Officials from Island Harvest and the Town of Hempstead discuss...

Officials from Island Harvest and the Town of Hempstead discuss the federally funded food distribution program on Wednesday.  Credit: Newsday/J. Conrad Williams Jr.

Hempstead Town officials are awarding more than $470,000 in federal funding to the Island Harvest food bank for the distribution of boxes of food to seniors, veterans and homebound residents through the holidays.

The town donated more than $5 million to Long Island food banks last year, delivering more than one million meals, Supervisor Don Clavin said, including $2.1 million to Island Harvest for deliveries to homebound residents during the COVID-19 pandemic.

Town officials and food bank officials announced Wednesday they were renewing the program for seniors, veterans and residents unable to leave their home or uncomfortable grocery shopping during the pandemic. The program is set to run through Dec. 31.

The "No One Goes Hungry in Hempstead" campaign partners Island Harvest with school districts including Roosevelt, Hempstead, Freeport, Baldwin, Levittown, Lawrence and Elmont to reach more families.

"Island Harvest has saved lives and delivered food to those with food insecurity and those in need," Clavin said. "The pandemic has not disappeared overnight. There are still thousands of people facing food insecurity on a daily basis on Long Island."

The funding is part of $133 million awarded to the town last year through the federal CARES Act, which was distributed based on the town’s population of 800,000 people. Town officials awarded Island Harvest from remaining funds that must be spent by the end of the year.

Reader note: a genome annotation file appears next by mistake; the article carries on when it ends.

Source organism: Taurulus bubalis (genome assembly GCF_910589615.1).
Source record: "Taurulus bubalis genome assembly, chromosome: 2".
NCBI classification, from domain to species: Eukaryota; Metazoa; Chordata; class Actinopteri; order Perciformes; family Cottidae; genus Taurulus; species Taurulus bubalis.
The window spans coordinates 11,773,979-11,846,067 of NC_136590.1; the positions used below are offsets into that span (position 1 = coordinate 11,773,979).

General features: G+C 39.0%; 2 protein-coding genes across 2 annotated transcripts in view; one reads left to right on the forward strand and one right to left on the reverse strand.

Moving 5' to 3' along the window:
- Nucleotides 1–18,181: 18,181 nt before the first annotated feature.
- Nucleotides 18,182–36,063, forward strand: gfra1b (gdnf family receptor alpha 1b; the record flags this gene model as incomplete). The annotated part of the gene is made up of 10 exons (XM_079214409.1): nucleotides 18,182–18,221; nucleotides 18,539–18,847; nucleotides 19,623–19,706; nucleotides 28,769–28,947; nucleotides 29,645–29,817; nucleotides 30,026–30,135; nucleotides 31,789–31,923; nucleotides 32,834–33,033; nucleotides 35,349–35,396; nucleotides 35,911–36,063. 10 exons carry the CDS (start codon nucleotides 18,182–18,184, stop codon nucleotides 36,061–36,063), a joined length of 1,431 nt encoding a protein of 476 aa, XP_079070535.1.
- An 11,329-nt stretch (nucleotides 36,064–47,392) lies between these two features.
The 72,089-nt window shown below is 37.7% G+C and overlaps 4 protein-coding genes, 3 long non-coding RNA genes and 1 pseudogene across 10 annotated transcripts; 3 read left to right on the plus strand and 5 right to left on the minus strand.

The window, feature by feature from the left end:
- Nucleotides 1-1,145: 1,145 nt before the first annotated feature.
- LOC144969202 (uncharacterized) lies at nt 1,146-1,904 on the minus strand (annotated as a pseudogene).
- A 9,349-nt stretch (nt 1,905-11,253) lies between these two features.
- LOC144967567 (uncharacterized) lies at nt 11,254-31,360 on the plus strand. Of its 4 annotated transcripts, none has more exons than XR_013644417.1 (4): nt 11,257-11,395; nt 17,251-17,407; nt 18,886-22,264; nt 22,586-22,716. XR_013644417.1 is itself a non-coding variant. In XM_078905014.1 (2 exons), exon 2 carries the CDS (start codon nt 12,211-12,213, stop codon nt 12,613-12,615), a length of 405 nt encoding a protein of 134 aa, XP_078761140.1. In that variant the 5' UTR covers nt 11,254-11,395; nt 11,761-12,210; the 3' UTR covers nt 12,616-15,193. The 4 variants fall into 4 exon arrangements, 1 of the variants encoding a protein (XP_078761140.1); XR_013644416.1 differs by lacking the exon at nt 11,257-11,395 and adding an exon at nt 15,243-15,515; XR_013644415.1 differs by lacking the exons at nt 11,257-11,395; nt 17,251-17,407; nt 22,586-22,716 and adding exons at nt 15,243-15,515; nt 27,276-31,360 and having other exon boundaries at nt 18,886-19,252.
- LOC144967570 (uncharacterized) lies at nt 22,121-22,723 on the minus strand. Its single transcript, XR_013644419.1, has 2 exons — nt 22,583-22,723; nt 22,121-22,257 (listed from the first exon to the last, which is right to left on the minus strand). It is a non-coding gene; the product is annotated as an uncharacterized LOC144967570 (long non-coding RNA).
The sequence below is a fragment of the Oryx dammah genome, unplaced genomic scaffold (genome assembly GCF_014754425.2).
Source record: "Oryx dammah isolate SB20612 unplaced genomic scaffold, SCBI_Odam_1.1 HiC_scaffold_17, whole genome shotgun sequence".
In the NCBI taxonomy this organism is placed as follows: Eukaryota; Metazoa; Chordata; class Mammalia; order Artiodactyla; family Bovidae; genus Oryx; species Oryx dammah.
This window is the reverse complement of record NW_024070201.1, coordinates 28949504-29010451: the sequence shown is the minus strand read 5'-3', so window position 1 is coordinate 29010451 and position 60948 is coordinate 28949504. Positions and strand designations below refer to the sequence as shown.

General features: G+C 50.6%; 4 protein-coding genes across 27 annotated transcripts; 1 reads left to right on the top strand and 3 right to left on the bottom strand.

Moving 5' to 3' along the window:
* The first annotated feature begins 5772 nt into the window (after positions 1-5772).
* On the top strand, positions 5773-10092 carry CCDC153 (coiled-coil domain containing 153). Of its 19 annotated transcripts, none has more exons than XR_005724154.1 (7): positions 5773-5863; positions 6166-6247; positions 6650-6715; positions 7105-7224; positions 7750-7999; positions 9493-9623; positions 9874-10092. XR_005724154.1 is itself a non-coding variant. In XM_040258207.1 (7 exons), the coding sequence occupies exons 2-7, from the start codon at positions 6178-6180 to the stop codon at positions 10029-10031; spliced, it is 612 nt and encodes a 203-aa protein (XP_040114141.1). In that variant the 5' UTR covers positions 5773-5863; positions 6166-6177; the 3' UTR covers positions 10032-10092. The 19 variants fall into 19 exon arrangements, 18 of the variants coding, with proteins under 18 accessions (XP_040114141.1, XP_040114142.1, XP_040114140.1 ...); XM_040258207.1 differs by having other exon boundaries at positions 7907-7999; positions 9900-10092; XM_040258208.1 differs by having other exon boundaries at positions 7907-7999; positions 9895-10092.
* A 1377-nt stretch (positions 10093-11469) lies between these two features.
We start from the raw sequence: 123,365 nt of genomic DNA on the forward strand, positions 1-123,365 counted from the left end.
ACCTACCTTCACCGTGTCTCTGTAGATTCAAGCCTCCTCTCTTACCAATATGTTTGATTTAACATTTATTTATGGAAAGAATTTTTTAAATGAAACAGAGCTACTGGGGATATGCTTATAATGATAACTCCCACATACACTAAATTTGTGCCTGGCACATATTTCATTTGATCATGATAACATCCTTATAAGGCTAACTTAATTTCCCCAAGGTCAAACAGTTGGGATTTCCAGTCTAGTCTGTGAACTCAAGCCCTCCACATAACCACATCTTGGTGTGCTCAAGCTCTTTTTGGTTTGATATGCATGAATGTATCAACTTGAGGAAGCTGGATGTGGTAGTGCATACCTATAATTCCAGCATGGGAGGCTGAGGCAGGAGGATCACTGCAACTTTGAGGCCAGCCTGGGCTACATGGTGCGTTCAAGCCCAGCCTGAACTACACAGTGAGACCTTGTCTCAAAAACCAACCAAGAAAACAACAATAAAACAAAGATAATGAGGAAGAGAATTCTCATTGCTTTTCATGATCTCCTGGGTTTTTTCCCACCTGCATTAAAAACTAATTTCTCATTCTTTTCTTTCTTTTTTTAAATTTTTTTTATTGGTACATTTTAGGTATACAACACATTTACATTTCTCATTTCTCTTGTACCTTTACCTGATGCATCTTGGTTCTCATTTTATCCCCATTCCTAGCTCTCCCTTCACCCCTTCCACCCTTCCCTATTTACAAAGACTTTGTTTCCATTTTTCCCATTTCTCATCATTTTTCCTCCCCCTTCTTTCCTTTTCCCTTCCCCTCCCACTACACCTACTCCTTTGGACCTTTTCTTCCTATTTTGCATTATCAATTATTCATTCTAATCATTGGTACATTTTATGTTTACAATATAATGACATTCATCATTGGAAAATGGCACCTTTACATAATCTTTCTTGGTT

Island Harvest President Randi Shubin Dresner said the demand for food is not at the extreme of the height of the pandemic, when the food bank delivered hundreds of thousands of meals, but there are still families and isolated seniors struggling to put food on the table and who can’t leave their homes.

She said Island Harvest gave out five million pounds more food in 2020 than in 2019.

"This funding will help us provide much needed food to so many residents," Shubin Dresner said. "We’ve heard from veterans not comfortable going to the supermarket and shopping in large crowds and senior citizens who really can’t get out of their homes. We’ve heard them asking if we could continue this program."

Island Harvest is also including kosher meals to Jewish families in the Five Towns and around Long Island.

Hempstead Senior Councilwoman Dorothy Goosby said her district — including Hempstead, Uniondale and Roosevelt — was among the hardest hit during the pandemic and counted on these food deliveries.

"We need to feed people. It’s the right thing to do," Goosby said.

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